Then people we vote in to be the voice of the people generally end up increasing our debt. But for the sake of this blog post, let’s pretend we all agreed to take on the massive waste the government has spent our money on. And let’s pretend we have not all fallen prey to the mindset that it’s some other person’s responsibility, not mine! 

I am not an accounting expert, a tax lawyer, or a lying politician who pretends we don’t all owe the money of our public debt. Nor am I a Socialist or Communist who does not believe in personal property or individual responsibility.

I bring a balance sheet mindset to this. I like budgets, like my home budget, that show I take in more than I spend. I work to pay down, not increase, debt, and I put some in savings for emergencies.

Looking at how much the government spends in our name annually gives you an idea of how much in taxes the government needs to collect (per person) to break even. To find these numbers, I checked government budgets and census data. They are open records. You can all look for yourself.

What were the expenses when looked at per person? (Note - not spent on that person. Some people cost more than others, like prison inmates, college students on government financial programs, and those whose main support is government assistance programs.) Plus we give away and loan a lot of money to foreign countries. I was going to say with no reasonable explanation, but there are reasons. After reading Confessions of an Economic Hitman, by John Perkins, in 2004, I no longer believe there’s “no reason.”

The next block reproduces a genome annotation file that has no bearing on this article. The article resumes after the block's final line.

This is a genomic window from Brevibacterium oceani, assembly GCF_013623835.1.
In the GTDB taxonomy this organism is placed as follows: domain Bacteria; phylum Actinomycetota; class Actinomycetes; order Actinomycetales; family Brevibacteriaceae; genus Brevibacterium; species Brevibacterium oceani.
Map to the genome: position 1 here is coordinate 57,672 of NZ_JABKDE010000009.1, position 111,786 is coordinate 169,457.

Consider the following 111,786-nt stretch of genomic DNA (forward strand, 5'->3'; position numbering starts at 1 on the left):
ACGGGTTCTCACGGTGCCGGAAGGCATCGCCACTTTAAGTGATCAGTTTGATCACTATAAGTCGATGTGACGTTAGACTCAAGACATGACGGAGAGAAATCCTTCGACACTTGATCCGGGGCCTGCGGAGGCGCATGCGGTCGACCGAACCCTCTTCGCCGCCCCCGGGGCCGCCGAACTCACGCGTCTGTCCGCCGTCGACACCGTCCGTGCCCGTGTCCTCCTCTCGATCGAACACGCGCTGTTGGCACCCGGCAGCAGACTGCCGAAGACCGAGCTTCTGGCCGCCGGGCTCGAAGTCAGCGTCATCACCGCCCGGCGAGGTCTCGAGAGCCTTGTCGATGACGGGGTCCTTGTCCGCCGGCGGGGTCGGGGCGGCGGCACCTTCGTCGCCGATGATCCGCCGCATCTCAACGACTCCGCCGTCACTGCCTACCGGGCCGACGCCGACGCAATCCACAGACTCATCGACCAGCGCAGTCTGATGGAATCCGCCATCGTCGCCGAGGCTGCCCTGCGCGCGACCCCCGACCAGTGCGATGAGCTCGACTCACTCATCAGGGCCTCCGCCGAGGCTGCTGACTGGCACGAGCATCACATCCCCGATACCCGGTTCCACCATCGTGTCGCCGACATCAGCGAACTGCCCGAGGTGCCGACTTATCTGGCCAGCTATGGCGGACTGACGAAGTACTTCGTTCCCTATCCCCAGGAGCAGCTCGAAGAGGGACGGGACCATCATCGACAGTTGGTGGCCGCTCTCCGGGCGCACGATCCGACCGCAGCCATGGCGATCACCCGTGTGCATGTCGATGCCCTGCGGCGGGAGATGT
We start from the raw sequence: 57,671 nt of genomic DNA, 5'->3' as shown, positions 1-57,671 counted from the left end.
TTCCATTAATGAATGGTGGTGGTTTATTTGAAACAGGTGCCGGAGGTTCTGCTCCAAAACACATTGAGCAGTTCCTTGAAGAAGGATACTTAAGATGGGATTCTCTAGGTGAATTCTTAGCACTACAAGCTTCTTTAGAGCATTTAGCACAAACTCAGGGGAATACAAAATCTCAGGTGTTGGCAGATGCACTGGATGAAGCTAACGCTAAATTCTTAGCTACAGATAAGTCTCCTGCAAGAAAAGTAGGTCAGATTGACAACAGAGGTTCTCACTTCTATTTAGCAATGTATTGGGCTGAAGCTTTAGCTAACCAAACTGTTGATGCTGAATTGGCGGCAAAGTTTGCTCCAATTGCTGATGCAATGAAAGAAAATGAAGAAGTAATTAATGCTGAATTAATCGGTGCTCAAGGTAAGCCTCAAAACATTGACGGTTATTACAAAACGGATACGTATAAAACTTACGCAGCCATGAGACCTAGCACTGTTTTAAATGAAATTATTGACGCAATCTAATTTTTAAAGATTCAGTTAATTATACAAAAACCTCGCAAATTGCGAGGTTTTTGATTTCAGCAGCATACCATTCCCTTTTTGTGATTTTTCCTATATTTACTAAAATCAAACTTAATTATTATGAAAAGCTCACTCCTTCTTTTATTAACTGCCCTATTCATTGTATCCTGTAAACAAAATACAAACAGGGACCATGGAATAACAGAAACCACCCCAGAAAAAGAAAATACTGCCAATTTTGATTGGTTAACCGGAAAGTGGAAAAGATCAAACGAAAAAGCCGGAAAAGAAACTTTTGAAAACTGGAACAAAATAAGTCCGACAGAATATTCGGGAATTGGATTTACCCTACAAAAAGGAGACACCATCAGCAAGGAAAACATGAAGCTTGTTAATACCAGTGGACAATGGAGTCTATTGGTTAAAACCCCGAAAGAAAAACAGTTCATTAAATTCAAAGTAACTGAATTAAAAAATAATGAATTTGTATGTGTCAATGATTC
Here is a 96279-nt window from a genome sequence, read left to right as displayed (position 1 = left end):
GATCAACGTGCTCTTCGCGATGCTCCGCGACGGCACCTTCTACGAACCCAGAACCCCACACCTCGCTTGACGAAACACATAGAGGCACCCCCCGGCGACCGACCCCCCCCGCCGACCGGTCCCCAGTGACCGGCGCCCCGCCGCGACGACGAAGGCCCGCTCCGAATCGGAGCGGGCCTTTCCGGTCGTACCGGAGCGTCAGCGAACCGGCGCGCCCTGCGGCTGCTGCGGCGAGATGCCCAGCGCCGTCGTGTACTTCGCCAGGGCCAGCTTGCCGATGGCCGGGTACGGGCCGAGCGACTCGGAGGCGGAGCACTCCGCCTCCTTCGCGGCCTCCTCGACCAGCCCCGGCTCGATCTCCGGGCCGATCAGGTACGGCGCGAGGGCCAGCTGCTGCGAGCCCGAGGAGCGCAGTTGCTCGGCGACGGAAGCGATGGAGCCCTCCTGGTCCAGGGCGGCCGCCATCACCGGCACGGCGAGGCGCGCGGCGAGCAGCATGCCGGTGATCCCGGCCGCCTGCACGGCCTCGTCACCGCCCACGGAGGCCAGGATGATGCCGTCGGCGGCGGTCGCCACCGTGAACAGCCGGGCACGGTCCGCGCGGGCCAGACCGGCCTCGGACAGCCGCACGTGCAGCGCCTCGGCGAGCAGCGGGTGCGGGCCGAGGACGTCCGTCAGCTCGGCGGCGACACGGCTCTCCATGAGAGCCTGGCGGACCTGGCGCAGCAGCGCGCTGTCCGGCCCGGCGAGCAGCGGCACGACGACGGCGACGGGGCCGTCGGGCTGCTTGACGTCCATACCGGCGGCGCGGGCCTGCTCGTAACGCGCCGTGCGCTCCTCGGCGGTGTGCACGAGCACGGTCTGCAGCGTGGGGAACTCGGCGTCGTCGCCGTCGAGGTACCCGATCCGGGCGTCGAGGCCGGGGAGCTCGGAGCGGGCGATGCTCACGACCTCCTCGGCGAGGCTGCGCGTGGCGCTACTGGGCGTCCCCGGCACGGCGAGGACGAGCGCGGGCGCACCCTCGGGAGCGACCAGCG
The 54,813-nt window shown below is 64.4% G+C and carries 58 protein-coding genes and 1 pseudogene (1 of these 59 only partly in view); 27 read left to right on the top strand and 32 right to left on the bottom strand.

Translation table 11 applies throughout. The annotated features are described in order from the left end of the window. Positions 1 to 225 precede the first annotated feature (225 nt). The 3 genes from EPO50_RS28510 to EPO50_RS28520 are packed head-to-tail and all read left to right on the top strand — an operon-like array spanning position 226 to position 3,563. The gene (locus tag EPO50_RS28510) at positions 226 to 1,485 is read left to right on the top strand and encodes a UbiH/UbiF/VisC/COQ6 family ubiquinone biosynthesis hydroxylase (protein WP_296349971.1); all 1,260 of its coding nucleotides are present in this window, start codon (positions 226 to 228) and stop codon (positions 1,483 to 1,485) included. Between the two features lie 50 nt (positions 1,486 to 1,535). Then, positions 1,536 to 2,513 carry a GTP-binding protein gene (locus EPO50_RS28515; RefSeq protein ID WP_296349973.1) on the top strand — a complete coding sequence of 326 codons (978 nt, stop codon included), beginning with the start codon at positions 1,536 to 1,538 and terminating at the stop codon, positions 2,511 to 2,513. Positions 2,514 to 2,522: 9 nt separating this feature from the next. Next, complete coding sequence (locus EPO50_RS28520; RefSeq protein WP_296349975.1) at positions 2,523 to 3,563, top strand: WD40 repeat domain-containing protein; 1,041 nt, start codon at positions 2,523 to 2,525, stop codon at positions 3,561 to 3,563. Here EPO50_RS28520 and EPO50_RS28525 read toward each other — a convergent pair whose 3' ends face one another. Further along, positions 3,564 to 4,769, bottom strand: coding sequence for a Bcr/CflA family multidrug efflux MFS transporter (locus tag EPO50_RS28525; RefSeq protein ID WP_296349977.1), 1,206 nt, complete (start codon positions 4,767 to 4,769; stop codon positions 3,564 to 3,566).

So what amount is spent on behalf of each US citizen annually? I am using my county, city & state as examples: Bexar County, City of San Antonio, State of Texas. Your actual amount will be determined by where you live:

US apx $14,500

Texas apx $4,000

Bexar County apx $1,200

CoSA apx $1800

Total $21800

Taxes paid —Taxes governments collect include the big three: income, property, and sales taxes. Through our incomes we also pay Social Security and Medicaid. Some other taxes collected include user fees to National and State parks, hunting and fishing licenses, car registrations, professional licenses, etc.

Income is self explanatory as we fill out annual reports to the IRS. Sales taxes include all those paid when buying anything taxable, but especially big ticket items, like cars and houses. Maybe some people keep a running total of what they’ve paid in sales taxes annually but I don’t. The number is a rounding of sales taxes collected divided by number of people. That figure rounds to $5,000 annually.

The average American income tax rate is 24 percent of income, but that’s not an honest look because the majority of income taxes are collected from the top one percent of income earners.